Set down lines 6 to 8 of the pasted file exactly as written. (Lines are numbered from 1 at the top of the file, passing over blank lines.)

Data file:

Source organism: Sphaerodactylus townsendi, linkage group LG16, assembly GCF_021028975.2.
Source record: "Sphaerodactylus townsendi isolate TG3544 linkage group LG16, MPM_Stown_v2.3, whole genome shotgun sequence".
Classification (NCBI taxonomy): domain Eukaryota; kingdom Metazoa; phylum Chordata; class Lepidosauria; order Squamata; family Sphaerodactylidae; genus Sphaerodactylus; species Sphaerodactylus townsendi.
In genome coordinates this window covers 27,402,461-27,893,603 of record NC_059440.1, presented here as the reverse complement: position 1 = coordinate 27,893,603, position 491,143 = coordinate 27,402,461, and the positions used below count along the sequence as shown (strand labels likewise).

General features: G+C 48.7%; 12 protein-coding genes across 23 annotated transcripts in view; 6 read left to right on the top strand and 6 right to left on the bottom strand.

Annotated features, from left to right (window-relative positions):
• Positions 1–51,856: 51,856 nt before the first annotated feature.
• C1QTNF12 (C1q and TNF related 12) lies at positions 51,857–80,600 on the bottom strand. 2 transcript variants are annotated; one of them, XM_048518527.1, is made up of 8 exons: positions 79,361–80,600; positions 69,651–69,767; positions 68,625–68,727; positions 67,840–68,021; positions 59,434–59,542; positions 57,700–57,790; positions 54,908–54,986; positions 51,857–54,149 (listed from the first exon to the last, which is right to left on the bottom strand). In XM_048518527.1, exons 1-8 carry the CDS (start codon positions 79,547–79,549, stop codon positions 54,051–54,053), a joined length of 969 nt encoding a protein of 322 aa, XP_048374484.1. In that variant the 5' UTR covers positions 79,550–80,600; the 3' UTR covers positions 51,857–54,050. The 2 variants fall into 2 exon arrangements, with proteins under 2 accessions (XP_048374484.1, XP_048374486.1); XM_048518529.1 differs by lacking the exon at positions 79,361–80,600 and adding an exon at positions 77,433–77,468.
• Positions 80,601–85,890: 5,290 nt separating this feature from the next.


Annotated features, from left to right (window-relative positions):
• Positions 1–51,856: 51,856 nt before the first annotated feature.
• C1QTNF12 (C1q and TNF related 12) lies at positions 51,857–80,600 on the bottom strand. 2 transcript variants are annotated; one of them, XM_048518527.1, is made up of 8 exons: positions 79,361–80,600; positions 69,651–69,767; positions 68,625–68,727; positions 67,840–68,021; positions 59,434–59,542; positions 57,700–57,790; positions 54,908–54,986; positions 51,857–54,149 (listed from the first exon to the last, which is right to left on the bottom strand). In XM_048518527.1, exons 1-8 carry the CDS (start codon positions 79,547–79,549, stop codon positions 54,051–54,053), a joined length of 969 nt encoding a protein of 322 aa, XP_048374484.1. In that variant the 5' UTR covers positions 79,550–80,600; the 3' UTR covers positions 51,857–54,050. The 2 variants fall into 2 exon arrangements, with proteins under 2 accessions (XP_048374484.1, XP_048374486.1); XM_048518529.1 differs by lacking the exon at positions 79,361–80,600 and adding an exon at positions 77,433–77,468.